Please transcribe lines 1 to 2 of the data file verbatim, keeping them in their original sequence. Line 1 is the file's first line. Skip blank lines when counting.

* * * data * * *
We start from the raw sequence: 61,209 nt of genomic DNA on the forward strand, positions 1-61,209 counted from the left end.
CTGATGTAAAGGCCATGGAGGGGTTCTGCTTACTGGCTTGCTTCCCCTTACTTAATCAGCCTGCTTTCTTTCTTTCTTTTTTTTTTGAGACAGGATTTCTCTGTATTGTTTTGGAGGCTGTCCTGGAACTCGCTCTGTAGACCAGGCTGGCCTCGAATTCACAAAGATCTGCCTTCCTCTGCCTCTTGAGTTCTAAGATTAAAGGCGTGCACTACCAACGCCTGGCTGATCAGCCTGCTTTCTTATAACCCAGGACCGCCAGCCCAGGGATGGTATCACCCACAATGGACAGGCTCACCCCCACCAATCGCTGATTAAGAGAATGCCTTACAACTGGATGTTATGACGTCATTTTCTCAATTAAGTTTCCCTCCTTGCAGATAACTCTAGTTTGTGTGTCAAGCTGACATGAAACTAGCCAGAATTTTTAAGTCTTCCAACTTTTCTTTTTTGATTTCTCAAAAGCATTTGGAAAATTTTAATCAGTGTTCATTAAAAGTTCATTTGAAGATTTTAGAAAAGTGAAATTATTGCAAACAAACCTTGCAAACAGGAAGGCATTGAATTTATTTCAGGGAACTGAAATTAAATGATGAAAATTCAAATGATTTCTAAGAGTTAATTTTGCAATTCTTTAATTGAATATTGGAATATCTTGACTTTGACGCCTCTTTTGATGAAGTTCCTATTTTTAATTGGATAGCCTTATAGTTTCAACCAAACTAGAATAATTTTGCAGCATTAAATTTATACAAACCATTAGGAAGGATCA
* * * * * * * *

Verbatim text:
We start from the raw sequence: 61,209 nt of genomic DNA on the forward strand, positions 1-61,209 counted from the left end.
CTGATGTAAAGGCCATGGAGGGGTTCTGCTTACTGGCTTGCTTCCCCTTACTTAATCAGCCTGCTTTCTTTCTTTCTTTTTTTTTTGAGACAGGATTTCTCTGTATTGTTTTGGAGGCTGTCCTGGAACTCGCTCTGTAGACCAGGCTGGCCTCGAATTCACAAAGATCTGCCTTCCTCTGCCTCTTGAGTTCTAAGATTAAAGGCGTGCACTACCAACGCCTGGCTGATCAGCCTGCTTTCTTATAACCCAGGACCGCCAGCCCAGGGATGGTATCACCCACAATGGACAGGCTCACCCCCACCAATCGCTGATTAAGAGAATGCCTTACAACTGGATGTTATGACGTCATTTTCTCAATTAAGTTTCCCTCCTTGCAGATAACTCTAGTTTGTGTGTCAAGCTGACATGAAACTAGCCAGAATTTTTAAGTCTTCCAACTTTTCTTTTTTGATTTCTCAAAAGCATTTGGAAAATTTTAATCAGTGTTCATTAAAAGTTCATTTGAAGATTTTAGAAAAGTGAAATTATTGCAAACAAACCTTGCAAACAGGAAGGCATTGAATTTATTTCAGGGAACTGAAATTAAATGATGAAAATTCAAATGATTTCTAAGAGTTAATTTTGCAATTCTTTAATTGAATATTGGAATATCTTGACTTTGACGCCTCTTTTGATGAAGTTCCTATTTTTAATTGGATAGCCTTATAGTTTCAACCAAACTAGAATAATTTTGCAGCATTAAATTTATACAAACCATTAGGAAGGATCA